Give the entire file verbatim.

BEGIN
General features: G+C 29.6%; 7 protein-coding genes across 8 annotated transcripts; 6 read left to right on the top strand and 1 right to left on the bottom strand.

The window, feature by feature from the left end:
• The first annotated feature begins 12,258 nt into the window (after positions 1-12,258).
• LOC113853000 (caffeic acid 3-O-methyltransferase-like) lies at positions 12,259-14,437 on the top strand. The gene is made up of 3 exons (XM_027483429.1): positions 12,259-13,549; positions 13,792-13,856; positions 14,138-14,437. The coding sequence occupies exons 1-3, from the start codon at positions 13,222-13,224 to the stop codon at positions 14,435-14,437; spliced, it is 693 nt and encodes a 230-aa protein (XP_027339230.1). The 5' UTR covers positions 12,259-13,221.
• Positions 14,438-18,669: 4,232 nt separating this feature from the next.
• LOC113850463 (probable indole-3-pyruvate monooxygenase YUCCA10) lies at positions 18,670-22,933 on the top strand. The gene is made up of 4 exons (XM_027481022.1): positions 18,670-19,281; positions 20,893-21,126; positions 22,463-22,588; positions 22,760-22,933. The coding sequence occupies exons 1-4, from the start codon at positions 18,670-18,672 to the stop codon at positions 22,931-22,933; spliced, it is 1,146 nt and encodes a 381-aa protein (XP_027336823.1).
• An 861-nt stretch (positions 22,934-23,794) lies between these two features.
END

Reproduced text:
General features: G+C 29.6%; 7 protein-coding genes across 8 annotated transcripts; 6 read left to right on the top strand and 1 right to left on the bottom strand.

The window, feature by feature from the left end:
• The first annotated feature begins 12,258 nt into the window (after positions 1-12,258).
• LOC113853000 (caffeic acid 3-O-methyltransferase-like) lies at positions 12,259-14,437 on the top strand. The gene is made up of 3 exons (XM_027483429.1): positions 12,259-13,549; positions 13,792-13,856; positions 14,138-14,437. The coding sequence occupies exons 1-3, from the start codon at positions 13,222-13,224 to the stop codon at positions 14,435-14,437; spliced, it is 693 nt and encodes a 230-aa protein (XP_027339230.1). The 5' UTR covers positions 12,259-13,221.
• Positions 14,438-18,669: 4,232 nt separating this feature from the next.
• LOC113850463 (probable indole-3-pyruvate monooxygenase YUCCA10) lies at positions 18,670-22,933 on the top strand. The gene is made up of 4 exons (XM_027481022.1): positions 18,670-19,281; positions 20,893-21,126; positions 22,463-22,588; positions 22,760-22,933. The coding sequence occupies exons 1-4, from the start codon at positions 18,670-18,672 to the stop codon at positions 22,931-22,933; spliced, it is 1,146 nt and encodes a 381-aa protein (XP_027336823.1).
• An 861-nt stretch (positions 22,934-23,794) lies between these two features.